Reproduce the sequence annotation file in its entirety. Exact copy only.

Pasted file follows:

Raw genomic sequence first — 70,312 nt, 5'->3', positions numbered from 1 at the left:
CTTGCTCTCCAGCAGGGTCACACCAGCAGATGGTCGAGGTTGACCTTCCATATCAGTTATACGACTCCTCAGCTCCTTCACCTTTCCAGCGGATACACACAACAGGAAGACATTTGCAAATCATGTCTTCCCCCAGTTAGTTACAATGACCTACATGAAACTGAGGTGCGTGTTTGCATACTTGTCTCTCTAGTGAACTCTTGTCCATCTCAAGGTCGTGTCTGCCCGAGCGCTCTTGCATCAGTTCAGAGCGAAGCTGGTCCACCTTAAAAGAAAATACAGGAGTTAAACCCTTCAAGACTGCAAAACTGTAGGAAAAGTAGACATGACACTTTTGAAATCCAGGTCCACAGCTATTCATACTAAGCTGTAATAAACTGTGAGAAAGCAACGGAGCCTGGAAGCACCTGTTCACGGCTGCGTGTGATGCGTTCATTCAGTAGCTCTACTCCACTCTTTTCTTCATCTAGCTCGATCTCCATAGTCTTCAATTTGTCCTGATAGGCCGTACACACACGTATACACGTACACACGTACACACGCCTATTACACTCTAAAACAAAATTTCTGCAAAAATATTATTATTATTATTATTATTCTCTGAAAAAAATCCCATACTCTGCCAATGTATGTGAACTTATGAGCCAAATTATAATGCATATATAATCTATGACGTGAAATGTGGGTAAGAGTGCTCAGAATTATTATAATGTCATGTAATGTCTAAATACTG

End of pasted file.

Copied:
Raw genomic sequence first — 70,312 nt, 5'->3', positions numbered from 1 at the left:
CTTGCTCTCCAGCAGGGTCACACCAGCAGATGGTCGAGGTTGACCTTCCATATCAGTTATACGACTCCTCAGCTCCTTCACCTTTCCAGCGGATACACACAACAGGAAGACATTTGCAAATCATGTCTTCCCCCAGTTAGTTACAATGACCTACATGAAACTGAGGTGCGTGTTTGCATACTTGTCTCTCTAGTGAACTCTTGTCCATCTCAAGGTCGTGTCTGCCCGAGCGCTCTTGCATCAGTTCAGAGCGAAGCTGGTCCACCTTAAAAGAAAATACAGGAGTTAAACCCTTCAAGACTGCAAAACTGTAGGAAAAGTAGACATGACACTTTTGAAATCCAGGTCCACAGCTATTCATACTAAGCTGTAATAAACTGTGAGAAAGCAACGGAGCCTGGAAGCACCTGTTCACGGCTGCGTGTGATGCGTTCATTCAGTAGCTCTACTCCACTCTTTTCTTCATCTAGCTCGATCTCCATAGTCTTCAATTTGTCCTGATAGGCCGTACACACACGTATACACGTACACACGTACACACGCCTATTACACTCTAAAACAAAATTTCTGCAAAAATATTATTATTATTATTATTATTCTCTGAAAAAAATCCCATACTCTGCCAATGTATGTGAACTTATGAGCCAAATTATAATGCATATATAATCTATGACGTGAAATGTGGGTAAGAGTGCTCAGAATTATTATAATGTCATGTAATGTCTAAATACTG